Recently, the CQC released ambitions as part of their new strategy. Within this, there are 4 themes outlined:
Over the past few weeks we’ve been looking at each theme in detail. This time, we’re focusing on accelerating improvement.
What ambitions lie under the accelerating improvement theme?
The CQC plan to use their unique position to drive improvement within both individual services and systems of care. They plan to do this by sharing priority improvement areas and enabling access to support through collaboration with services, the people who use the services, and other partners across health and care.
Collaborating for improvement
Right now, the support available to improve the quality of care varies and the CQC want to change that. By strengthening the relationships they have within local systems, the CQC will promote collaboration on improvement with a key focus on ensuring everybody has fair and equal access to care, an equally good experience, and good outcomes. They also plan to facilitate national improvement coalitions with a wide range of partners and people representing those who use services.
Making improvement happen
While primarily remaining a regulator that takes action if care is poor, the CQC want to enable better access to support that helps services make improvements.
Improvement conversations between the CQC and services will be introduced, which will include signposting to a range of resources to support services to decide for themselves the best way forward.
Based on evidence of what works, the CQC will also deliver a programme of activity to drive change, sharing good practice and examples of the factors that drive improvement.
Analysis and benchmarking data will be shared with services so they can self-assess how they’re performing against similar services and areas. Services will also need to contribute to improvement in their local area and demonstrate a culture of improvement – especially addressing inequalities in access, experiences and outcomes.
Encouraging innovation and research
Working in partnership with services and other stakeholders, the CQC pledge to develop an effective way of regulating new innovations and technology. They’ll encourage and champion innovation and technology-enabled services that result in more effective services, while also considering where the use of new technology to deliver care might not suit everyone.
Services will be encouraged to play an active part in research to improve care for all, foster innovation, and enhance experiences of care.
An approach based on evidence
Through assessments of services and local systems, the CQC will investigate the things that are most important to ensuring good quality care and use this to support improvement.
Investing in research and making better use of external evidence, they’ll gain a better understanding of the conditions that drive quality improvement, including evidence and best practice from other industries. They also pledge to embed a culture of learning and evaluation within the CQC itself to maximise impact on the quality and outcomes of care.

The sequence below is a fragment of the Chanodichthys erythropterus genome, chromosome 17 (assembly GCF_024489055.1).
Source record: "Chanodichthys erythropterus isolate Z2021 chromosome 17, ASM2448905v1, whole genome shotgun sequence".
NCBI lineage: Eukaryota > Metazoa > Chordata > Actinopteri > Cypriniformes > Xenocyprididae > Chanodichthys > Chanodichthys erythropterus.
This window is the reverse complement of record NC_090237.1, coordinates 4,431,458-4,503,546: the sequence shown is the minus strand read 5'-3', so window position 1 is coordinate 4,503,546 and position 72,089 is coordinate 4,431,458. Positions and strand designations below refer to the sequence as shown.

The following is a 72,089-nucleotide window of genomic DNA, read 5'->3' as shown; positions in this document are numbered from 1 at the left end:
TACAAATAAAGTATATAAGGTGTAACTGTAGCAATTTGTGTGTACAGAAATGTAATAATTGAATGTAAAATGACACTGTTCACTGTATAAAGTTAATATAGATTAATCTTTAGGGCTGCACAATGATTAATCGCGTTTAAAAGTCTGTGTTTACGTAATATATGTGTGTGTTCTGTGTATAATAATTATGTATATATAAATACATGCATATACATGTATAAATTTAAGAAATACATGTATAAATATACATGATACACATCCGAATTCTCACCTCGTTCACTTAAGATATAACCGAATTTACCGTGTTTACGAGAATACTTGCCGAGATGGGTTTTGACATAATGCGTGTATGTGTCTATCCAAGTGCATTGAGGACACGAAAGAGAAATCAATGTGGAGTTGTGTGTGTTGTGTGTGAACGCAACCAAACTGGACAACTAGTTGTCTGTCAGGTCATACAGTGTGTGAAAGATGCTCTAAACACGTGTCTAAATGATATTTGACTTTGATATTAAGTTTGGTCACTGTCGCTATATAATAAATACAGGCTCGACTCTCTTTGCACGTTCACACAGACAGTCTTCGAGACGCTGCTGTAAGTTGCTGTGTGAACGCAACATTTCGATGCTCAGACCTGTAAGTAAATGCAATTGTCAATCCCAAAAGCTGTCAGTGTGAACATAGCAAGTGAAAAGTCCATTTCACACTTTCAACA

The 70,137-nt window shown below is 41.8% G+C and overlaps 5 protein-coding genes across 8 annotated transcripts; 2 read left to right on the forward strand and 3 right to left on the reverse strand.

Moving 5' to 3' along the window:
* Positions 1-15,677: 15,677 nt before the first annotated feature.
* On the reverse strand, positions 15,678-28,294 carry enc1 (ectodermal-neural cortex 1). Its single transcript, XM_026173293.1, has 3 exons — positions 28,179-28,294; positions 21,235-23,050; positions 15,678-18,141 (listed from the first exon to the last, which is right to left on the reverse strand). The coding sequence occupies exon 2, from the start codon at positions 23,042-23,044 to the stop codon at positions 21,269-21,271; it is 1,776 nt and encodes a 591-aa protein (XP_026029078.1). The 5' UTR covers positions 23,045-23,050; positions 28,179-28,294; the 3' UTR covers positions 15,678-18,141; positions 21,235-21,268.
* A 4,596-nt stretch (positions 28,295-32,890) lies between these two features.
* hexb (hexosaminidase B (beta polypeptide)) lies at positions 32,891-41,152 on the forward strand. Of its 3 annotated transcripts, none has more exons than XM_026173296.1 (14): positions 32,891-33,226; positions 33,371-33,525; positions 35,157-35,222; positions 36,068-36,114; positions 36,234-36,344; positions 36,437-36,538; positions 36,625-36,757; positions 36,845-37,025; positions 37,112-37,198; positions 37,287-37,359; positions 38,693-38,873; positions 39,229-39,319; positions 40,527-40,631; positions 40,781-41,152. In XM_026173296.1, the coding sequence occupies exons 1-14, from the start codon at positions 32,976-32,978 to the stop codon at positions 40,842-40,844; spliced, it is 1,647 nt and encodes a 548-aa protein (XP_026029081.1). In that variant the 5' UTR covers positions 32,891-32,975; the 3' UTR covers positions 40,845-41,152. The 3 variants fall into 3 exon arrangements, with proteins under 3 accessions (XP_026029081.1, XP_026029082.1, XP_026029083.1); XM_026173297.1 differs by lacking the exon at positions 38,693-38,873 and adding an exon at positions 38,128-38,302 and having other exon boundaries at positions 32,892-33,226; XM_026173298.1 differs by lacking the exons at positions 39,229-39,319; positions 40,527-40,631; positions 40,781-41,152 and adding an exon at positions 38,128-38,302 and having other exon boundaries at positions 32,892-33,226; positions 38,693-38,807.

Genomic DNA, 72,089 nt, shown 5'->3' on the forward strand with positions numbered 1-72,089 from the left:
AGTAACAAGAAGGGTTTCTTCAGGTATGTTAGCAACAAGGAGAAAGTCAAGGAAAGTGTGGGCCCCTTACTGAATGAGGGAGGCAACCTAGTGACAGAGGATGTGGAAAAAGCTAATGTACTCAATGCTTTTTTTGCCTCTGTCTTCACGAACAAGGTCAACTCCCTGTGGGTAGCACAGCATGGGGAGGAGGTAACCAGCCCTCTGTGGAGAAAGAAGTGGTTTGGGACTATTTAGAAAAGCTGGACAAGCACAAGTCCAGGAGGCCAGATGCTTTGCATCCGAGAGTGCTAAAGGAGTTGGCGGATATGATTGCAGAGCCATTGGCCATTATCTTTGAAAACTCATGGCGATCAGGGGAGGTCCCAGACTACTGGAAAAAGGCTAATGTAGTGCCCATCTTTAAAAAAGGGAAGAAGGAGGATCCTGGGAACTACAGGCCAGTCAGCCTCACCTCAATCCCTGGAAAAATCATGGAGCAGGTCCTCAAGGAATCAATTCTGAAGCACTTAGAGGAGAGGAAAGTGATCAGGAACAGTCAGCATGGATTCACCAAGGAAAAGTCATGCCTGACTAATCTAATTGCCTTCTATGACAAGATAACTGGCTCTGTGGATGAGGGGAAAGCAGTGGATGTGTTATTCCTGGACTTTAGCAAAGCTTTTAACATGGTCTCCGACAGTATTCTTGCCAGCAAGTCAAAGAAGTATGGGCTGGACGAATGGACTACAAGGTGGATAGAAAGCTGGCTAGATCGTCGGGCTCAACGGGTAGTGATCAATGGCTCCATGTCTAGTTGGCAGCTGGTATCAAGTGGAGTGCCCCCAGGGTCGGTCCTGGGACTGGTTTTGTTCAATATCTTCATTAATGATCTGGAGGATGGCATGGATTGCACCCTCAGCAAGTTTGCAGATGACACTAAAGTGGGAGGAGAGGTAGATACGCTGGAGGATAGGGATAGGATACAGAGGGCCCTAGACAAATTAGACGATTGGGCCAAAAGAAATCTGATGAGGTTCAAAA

How does Radar Healthcare support these ambitions?
Our ambitions align with the CQC – we want to make healthcare safer. For us, it’s through our risk, quality and compliance management software. Our product compliments the CQC’s new strategy in many ways.
Learning from experiences – with Radar Healthcare, feedback from service users, family and advocates can be logged quickly and simply. Even better, automatic notifications will then send actions to the relevant staff to ensure that the concern, complaint or compliment that’s been logged is acted on.
Enabling collaboration – our software enables easier collaboration and communication between across teams through features like trackable notices and automatic notifications, while also providing a central source of truth.
Digital data – especially useful to utilise alongside the CQC’s benchmarking activity, Radar Healthcare offers real-time access to your service’s digital data at the click of a button. This enables you to evidence action taken, spot trends, find efficiencies, learn lessons, and much more.
Innovation – finding new and better ways of utlising the latest technology to improve healthcare outcomes is a huge part of what we do – to benefit both patients and residents, and healthcare teams. Examples include our work with predictive analytics, artificial intelligence, and machine learning. Listening to the experiences of our customers plays a huge role in our innovation work. We also update Radar Healthcare every two weeks, and because it’s cloud-based, you always have the latest version.
Want to find out more?
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